The images are from the Solar Orbiter spacecraft, which is being assisted by the European Space Agency (ESA) NASA Our star was sent into orbit in February 2020. The mission is unique in that it allows us to observe the Sun from a much closer distance and from a perspective impossible to reach from Earth.
At first the ship revolved around the sun in the plane of the ecliptic (that is, in the plane in which the Earth and other planets of the solar system move), but with successive maneuvers it deviates from it more and more. This allows researchers to observe the solar poles visible from Earth but at a very small angle.
The European Space Agency showed a remarkable solar prominence
Now scientists from the European Space Agency have boasted about the wonderful effects of the solar orbiter’s flight near our star. The probe was at the perihelion of its orbit (the point closest to the Sun) in March 2022, then collected material that we can now watch.
In the first movie, the probe’s research instruments were able to capture what’s called coronal rain, a distinct type of solar prominence (the shiny structures made up of plasma visible above the “surface” of the sun, its photosphere). Coronal rain occurs when hot plasma in our star’s strong magnetic field rises and cools Results that recedes toward the photosphere. True, this phenomenon has been known for a long time, but we have not been able to observe it on such detailed material until now.
In the video below, coronal rain appears as “streaks” of extremely hot, bright plasma descending toward the photosphere. This phenomenon was captured in one of the sun’s active regions, that is, places where the magnetic field creates characteristic “arcs” in the solar corona (the outer part of the sun’s atmosphere). You can see them perfectly in the video below.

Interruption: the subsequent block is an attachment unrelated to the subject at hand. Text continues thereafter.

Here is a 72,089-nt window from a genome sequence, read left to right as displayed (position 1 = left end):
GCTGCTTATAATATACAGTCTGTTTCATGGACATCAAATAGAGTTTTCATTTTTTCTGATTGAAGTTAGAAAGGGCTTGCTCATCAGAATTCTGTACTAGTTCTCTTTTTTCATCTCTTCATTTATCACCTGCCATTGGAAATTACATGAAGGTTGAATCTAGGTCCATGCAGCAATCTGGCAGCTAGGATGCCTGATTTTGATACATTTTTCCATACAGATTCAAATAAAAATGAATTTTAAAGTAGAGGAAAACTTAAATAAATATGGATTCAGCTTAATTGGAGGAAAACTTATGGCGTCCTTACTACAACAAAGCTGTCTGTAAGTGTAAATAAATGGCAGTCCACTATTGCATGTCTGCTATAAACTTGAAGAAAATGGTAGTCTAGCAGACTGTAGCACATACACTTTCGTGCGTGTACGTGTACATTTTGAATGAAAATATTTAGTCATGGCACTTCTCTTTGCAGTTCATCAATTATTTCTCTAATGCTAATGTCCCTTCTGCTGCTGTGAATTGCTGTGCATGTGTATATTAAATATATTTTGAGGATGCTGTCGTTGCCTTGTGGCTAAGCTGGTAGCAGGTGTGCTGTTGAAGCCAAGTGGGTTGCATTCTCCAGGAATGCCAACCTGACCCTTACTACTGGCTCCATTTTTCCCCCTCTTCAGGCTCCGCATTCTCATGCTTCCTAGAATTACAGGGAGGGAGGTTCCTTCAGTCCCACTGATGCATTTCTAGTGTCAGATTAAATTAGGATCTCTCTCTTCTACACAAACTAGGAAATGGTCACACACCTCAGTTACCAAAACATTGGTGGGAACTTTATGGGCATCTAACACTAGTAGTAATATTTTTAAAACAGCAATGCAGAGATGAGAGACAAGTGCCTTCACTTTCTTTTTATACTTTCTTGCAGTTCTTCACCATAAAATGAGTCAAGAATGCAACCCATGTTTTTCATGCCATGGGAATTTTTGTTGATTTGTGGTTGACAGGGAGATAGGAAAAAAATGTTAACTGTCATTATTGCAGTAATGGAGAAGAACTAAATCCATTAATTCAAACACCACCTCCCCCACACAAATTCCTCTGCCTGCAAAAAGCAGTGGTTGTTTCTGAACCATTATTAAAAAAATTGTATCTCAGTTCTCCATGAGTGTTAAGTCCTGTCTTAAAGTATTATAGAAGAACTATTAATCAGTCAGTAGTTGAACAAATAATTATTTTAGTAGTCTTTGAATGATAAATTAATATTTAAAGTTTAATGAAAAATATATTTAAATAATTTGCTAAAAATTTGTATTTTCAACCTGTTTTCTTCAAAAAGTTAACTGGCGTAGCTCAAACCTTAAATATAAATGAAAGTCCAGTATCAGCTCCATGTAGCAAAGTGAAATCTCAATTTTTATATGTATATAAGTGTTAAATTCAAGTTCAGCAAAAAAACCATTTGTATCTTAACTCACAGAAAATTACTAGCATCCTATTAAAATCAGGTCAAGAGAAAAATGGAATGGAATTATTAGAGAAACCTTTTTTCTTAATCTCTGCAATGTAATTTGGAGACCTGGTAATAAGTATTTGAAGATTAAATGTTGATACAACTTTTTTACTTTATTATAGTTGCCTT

As the European Space Agency explains on its website, the images show the sun as seen by the 17 . probe Walks R. At a distance of 0.378 astronomical units, which is about 56.5 million how much (About a third of the distance between the Earth and the Sun). The images were taken at a wavelength of 17 nm, that is, in the extreme (very far) ultraviolet (invisible to the human eye). For this reason, the sun was depicted in false colors (they were added artificially).
In a second video taken on March 30 (four days after the probe passed perihelion), researchers were able to capture the sun’s south pole in great detail. In the video we can see the “surface” (photosphere) of the star and its atmosphere along with the solar corona, although at first glance the images may relate to seeing clouds in the Earth’s atmosphere.
In the third video, scientists were able to monitor another phenomenon that they called “the solar hedgehog”. It is a small region (on a cosmic scale) from the Sun with a diameter of about 25 thousand. km, which is about twice the diameter of the Earth. The name comes from the “streams” of plasma lying on all sides, which researchers seem to associate with the hedgehog. It is still not known how this phenomenon arises.
Scientists believe, however, that the sun’s poles may have more secrets about them. Therefore, they have high hopes for the upcoming solar orbiter corridors, which should provide huge amounts the new search data. By the end of the mission in 2030, the probe is set to approach our star 14 again.
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